Musicophilia: Tales of Music and the Brain by Oliver Sacks

Musicophilia: Tales of Music and the Brain by Oliver Sacks pdf

What an odd thing it is to see an entire species— billions of people—playing with, listening to, meaningless tonal patterns, occupied and preoccupied for much of their time by what they call “music.” This, at least, was one of the things about human beings that puzzled the highly cerebral alien beings, the Overlords, in Arthur C. Clarke’s novel Childhood’s End. Curiosity brings them down to the Earth’s surface to attend a concert, they listen politely, and at the end, congratulate the composer on his “great ingenuity”—while still finding the entire business unintelligible. They cannot think what goes on in human beings when they make or listen to music, because nothing goes on with them. They themselves, as a species, lack music.

We may imagine the Overlords ruminating further, back in their spaceships. This thing called “music,” they would have to concede, is in some way efficacious to humans, central to human life. Yet it has no concepts, makes no propositions; it lacks images, symbols, the stuff of language. It has no power of representation. It has no necessary relation to the world.

There are rare humans who, like the Overlords, may lack the neural apparatus for appreciating tones or melodies. But for virtually all of us, music has great power, whether or not we seek it out or think of ourselves as particularly “musical.” This propensity to music shows itself in infancy, is manifest and central in every culture, and probably goes back to the very beginnings of our species. Such “musicophilia” is a given in human nature. It may be developed or shaped by the cultures we live in, by the circumstances of life, or by the particular gifts or weaknesses we have as individuals—but it lies so deep in human nature that one must think of it as innate, much as E. O. Wilson regards “biophilia,” our feeling for living things. (Perhaps musicophilia is a form of biophilia, since music itself feels almost like a living thing.)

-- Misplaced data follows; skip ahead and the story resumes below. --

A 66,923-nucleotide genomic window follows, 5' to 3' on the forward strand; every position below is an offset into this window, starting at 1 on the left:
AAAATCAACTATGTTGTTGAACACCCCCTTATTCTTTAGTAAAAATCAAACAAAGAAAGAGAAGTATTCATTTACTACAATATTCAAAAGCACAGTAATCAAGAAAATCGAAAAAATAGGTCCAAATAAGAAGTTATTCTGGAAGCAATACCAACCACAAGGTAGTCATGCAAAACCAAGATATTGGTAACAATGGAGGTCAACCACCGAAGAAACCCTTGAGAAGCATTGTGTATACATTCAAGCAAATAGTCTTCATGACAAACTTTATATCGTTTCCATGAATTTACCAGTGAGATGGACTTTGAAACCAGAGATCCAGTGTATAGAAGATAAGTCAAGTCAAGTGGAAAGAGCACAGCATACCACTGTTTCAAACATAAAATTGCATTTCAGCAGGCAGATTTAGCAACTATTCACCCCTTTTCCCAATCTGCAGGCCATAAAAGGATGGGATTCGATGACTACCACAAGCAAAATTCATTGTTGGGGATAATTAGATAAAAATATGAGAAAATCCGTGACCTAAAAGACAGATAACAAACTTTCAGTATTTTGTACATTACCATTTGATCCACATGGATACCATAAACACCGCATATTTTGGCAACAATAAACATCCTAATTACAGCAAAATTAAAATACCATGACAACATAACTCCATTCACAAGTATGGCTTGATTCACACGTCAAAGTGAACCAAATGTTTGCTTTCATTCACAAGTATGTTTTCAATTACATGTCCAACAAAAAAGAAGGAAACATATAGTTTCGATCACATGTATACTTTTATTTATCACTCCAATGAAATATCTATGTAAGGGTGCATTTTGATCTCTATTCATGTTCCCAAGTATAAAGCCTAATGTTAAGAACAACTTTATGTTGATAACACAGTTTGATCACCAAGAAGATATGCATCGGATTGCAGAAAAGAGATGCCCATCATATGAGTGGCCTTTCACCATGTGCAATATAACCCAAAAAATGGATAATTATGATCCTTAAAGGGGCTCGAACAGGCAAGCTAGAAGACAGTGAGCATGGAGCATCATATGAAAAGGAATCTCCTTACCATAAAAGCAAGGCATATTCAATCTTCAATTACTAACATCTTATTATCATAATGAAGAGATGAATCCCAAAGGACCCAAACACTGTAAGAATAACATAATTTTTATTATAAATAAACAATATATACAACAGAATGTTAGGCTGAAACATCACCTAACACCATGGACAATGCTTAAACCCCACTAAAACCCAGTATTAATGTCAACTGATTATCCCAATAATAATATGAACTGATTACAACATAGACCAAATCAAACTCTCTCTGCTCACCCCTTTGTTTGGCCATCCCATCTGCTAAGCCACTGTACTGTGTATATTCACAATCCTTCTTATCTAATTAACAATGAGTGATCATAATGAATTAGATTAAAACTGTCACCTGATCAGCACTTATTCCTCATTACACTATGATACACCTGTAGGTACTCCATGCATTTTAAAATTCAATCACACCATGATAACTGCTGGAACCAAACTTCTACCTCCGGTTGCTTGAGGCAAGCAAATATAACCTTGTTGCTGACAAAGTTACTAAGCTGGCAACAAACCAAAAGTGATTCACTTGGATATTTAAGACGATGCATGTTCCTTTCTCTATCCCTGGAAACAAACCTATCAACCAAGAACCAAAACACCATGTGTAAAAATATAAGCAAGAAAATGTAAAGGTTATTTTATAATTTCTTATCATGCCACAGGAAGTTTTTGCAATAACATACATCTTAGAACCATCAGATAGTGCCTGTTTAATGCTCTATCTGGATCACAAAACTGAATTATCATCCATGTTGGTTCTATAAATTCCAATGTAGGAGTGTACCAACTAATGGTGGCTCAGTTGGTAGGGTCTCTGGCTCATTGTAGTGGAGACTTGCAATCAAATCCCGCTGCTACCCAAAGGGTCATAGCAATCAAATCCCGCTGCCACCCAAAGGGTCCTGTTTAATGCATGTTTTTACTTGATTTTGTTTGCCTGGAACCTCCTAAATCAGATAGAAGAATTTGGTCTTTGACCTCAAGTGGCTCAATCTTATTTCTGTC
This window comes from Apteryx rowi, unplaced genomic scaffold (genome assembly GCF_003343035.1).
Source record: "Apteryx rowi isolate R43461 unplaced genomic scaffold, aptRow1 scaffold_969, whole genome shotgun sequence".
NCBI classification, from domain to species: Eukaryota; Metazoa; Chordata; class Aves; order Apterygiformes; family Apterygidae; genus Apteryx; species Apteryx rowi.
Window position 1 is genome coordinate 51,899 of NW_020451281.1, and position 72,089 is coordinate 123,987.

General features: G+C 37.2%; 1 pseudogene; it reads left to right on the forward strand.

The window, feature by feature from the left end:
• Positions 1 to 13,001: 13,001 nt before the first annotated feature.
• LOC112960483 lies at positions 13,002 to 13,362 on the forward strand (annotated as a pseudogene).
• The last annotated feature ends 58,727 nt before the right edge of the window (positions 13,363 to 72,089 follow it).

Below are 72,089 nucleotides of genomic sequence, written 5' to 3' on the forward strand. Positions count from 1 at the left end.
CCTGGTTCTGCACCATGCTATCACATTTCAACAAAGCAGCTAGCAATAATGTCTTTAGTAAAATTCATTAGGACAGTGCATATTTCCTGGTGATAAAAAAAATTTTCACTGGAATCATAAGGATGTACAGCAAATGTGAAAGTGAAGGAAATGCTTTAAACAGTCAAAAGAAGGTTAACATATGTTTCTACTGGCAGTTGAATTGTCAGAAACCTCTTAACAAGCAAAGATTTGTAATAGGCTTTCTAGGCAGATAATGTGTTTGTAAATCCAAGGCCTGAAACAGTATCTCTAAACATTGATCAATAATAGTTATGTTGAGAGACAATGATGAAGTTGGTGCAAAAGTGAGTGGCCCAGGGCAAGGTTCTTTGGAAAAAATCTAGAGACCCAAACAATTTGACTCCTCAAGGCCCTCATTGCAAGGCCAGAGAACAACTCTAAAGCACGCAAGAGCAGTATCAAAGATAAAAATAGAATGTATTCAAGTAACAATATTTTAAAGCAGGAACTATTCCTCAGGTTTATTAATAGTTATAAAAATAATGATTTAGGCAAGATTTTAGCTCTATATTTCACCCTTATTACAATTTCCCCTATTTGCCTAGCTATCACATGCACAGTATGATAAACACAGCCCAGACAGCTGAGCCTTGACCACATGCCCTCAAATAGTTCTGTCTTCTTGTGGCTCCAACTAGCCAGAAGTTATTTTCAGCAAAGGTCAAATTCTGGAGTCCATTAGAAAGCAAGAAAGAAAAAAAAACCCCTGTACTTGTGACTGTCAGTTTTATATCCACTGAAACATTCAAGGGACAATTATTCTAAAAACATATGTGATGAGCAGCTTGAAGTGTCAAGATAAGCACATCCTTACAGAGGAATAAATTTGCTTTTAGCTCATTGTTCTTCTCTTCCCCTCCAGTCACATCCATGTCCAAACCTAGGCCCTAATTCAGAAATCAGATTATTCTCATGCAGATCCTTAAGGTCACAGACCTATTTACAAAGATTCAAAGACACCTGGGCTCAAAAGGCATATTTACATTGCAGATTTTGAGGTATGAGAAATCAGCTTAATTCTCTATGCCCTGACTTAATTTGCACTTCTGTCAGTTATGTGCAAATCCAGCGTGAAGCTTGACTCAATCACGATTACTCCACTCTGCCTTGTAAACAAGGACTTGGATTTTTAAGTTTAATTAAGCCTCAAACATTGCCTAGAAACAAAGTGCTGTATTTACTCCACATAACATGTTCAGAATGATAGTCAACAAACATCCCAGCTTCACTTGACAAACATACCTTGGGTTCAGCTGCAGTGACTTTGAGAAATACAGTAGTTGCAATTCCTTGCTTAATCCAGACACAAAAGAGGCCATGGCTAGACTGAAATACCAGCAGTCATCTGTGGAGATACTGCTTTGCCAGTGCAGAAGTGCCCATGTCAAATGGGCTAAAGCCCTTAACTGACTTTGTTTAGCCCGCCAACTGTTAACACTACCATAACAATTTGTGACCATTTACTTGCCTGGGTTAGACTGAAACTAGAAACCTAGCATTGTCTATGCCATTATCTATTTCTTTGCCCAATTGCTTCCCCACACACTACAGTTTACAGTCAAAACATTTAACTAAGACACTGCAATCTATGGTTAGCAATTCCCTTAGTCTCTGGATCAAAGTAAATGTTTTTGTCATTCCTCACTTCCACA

Given the obvious similarities between music and language, it is not surprising that there has been a running debate for more than two hundred years as to whether they evolved in tandem or independently—and, if the latter, which came first.

Darwin speculated that “musical tones and rhythms were used by our half-human ancestors, during the season of courtship, when animals of all kinds are excited not only by love, but by strong passions of jealousy, rivalry, and triumph” and that speech arose, secondarily, from this primal music. His contemporary Herbert Spencer held the opposite view, conceiving that music arose from the cadences of emotional speech.

Rousseau, a composer no less than a writer, felt that both had emerged together, as a singsong speech, and only later diverged. William James saw music as an “accidental genesis … a pure incident of having a hearing organ.” Steven Pinker, in our own time, has expressed himself even more forcibly: “What benefit could there be [he asks, echoing the Overlords) to diverting time and energy to making plinking noises? … As far as biological cause and effect are concerned, music is useless…. It could vanish from our species and the rest of our lifestyle would be virtually unchanged.” There is, nonetheless, much evidence that humans have a music instinct no less than a language instinct, however this evolved.



Part I: Haunted by Music
1. A Bolt from the Blue: Sudden Musicophilia
2. A Strangely Familiar Feeling: Musical Seizures
3. Fear of Music: Musicogenic Epilepsy
4. Music on the Brain: Imagery and Imagination
5. Brainworms, Sticky Music, and Catchy Tunes
6. Musical Hallucinations

Part II: A Range of Musicality
7. Sense and Sensibility: A Range of Musicality
8. Things Fall Apart: Amusia and Dysharmonia
9. Papa Blows His Nose in G: Absolute Pitch
10. Pitch Imperfect: Cochlear Amusia
11. In Living Stereo: Why We Have Two Ears
12. Two Thousand Operas: Musical Savants
13. An Auditory World: Music and Blindness
14. The Key of Clear Green: Synesthesia and Music

Part III: Memory, Movement, and Music
15. In the Moment: Music and Amnesia
16. Speech and Song: Aphasia and Music Therapy
17. Accidental Davening: Dyskinesia and Cantillation
18. Come Together: Music and Tourette’s Syndrome
19. Keeping Time: Rhythm and Movement
20. Kinetic Melody: Parkinson’s Disease and Music Therap>
21. Phantom Fingers: The Case of the One-Armed Pianist
22. Athletes of the Small Muscles: Musician’s Dystonia

Part IV: Emotion, Identity, and Music
23. Awake and Asleep: Musical Dreams
24. Seduction and Indifference
25. Lamentations: Music and Depression
26. The Case of Harry S.: Music and Emotion
27. Irrepressible: Music and the Temporal Lobes
28. A Hypermusical Species: Williams Syndrome
29. Music and Identity: Dementia and Music Therapy


Language: English
Format: PDF
Pages: 399
Size: 1.15 Mb
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